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In this way the abstract and yet differential force of colour disrupts capitalist circulation, just as photography overcomes its own limits by becoming painting. While this does not accomplish a political revolution, it is revolutionary. Speaking of his own technique he says;. Sylvester , The sublime intuition frees the nervous system from its conceptual determination, forcing the brain to confront chaos and construct an analogical expression of it. While Deleuze argues that Bacon and Fromanger use the photograph against itself, his analysis of cinema is not so generous.

The very ontology of cinema, its essence as movement- and time-image is founded on not being photography. The movement-image, however, only indirectly expresses the becoming of the open whole of duration because it passes through the sensory-motor schema of the viewer, and so makes subjective interest and value its condition of possibility. It is as if the movement-image brings us back to a disappointingly transcendental subject, the brain of the human-all-too-human cinema-goer who cannot escape the assumption that the universe is in some way for us.

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This too, will be an image that emerges against photography, and even perhaps through its negation. But the form of what changes does not itself change, does not pass on. At this sublime moment transcendental experience i. This sublime moment, or event, is thought. Benjamin, he says, set himself.

Deleuze , While the electronic-image is able to express duration like the time-image, in doing so it also extends technological and political control beyond the limits of space and time, and out into the infinite. According to Deleuze the electronic-image has no outside, it has a right side and a reverse, and is reversible and non-superimposable. These aspects of the electronic-image, it is important to note, are no longer specific to the cinema, but condition all aspects of image production, and inasmuch as they are co-extensive, all aspects of life in general.

The political stakes of the electronic-image are therefore those of contemporary life, and revolve around the status of thought; what in this flat brain-screen of the electronic-image is creative, and what exercises control? Deleuze is at his most uncertain here, and is clearly reluctant to speculate very far about an image regime that was still embryonic.

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Bresson, he tells us, first reveals how modern psychological automata are produced by the speech act rather than motor action. These anticipations of aspects of the electronic-image in the time-image created remarkable images and new sensations, but while they reveal the creative potentials of the Modernist will-to-art they also illustrate how quickly these are instrumentalized by the powers that control their production.

The problem is that the brain-screen has no outside, it encompasses the world in a continual variation that nevertheless tends to be organized by a limited number of aesthetic axioms. Deleuze , — The electronic-image, unlike the time-image perhaps, defines both the means of control and the means to its resistance. This then, is the situation confronting visual art today, inasmuch as post-conceptual artistic practice is generally taken to mean that contemporary art, no matter how aesthetic, is nevertheless organized through a conceptual framework.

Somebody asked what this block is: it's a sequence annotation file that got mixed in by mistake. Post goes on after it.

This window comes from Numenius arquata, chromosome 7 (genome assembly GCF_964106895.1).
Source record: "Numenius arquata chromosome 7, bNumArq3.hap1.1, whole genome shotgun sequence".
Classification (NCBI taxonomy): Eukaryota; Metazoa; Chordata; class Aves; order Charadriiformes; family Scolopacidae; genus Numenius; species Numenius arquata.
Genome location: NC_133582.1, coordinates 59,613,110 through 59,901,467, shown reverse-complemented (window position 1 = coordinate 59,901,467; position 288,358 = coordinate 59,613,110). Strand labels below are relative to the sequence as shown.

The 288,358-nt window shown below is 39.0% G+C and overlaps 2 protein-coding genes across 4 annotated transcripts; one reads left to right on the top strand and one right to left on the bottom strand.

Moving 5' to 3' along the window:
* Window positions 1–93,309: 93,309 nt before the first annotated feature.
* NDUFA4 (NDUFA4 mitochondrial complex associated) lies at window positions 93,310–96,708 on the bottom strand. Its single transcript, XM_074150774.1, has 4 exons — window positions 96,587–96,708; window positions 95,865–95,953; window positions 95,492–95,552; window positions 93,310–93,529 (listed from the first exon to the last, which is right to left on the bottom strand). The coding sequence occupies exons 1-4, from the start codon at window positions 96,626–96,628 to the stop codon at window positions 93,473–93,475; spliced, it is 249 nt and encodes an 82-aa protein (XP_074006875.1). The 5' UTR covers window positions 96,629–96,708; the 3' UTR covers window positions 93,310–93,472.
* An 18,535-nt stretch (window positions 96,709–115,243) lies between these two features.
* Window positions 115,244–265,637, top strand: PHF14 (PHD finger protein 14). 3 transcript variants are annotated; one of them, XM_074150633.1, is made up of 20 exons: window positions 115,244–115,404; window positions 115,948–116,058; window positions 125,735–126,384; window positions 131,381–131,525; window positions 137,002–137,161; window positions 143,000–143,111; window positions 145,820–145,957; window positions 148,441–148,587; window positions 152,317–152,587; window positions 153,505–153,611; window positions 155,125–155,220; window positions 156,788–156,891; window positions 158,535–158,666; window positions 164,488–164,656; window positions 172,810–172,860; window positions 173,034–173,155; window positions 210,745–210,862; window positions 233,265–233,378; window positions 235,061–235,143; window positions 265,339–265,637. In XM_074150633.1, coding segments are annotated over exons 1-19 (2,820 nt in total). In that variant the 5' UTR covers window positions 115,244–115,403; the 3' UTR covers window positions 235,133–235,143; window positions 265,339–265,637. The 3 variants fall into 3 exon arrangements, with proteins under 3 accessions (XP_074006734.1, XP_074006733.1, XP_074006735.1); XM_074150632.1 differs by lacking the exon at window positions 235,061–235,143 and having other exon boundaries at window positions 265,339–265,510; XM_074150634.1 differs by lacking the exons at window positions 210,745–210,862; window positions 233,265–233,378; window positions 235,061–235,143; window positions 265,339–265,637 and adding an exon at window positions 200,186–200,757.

In this sense the readymade is a technique used to create a refrain, a material object that expresses ie. In the case of the stage-maker bird, it both establishes a territory and opens it onto its outside, because the maintenance of one involves the necessity of the other, just as the present draws from the past in order to create its future.

The refrain, in this sense, expresses a spatio-temporal dynamism. Here we have the beginning of a genealogy of contemporary artistic practice that incorporates the readymade as its foundational moment, but rather than being post-conceptual involves, instead, producing material sensations through a sublime thought.

This would be to go beyond the definition of contemporary art as postconceptual and post-internet, and to seek once again the real conditions of its difference. There, Kant argues that sensation emerges as an intense difference from 0, and Deleuze and Guattari will return to this definition of sensation throughout their work. The readymade is first a sublime moment dislocating experience from its conceptual conditions, and allowing it to receive the aleatory forces of the event.

What he means by this is that the reflective aesthetic judgment found in the third Critique must replace the conceptual understanding determining experience as it appears in the first. Instead Deleuze and Guattari call for an aesthetic post -conceptual art, a sublime art that affirms the power of thought to accelerate our cybernetic machines beyond the limits of their current subjectivations qua productions of statistical masses. Translated by Robin Mackay. Bergson, Henri.


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Creative Evolution. Translated by Arthur Mitchell. New York: Random House. Bleyen, Mieke, ed. Leuven: Leuven University Press. Deleuze, Gilles. Deleuze - Second lesson on Kant, 21 March, Translated by Melissa McMahon. Accessed September Available at www. Cinema 1, The Movement-Image. Translated by Hugh Tomlinson and Barbara Habberjam. Minneapolis: University of Minnesota Press. Cinema 2, The Time-Image. Translated by Hugh Tomlinson and Roberta Galeta. Difference and Repetition. Translated by Paul Patton. New York: Columbia University Press. Negotiations, — Translated by Martin Joughin. London: Black Dog Publishing.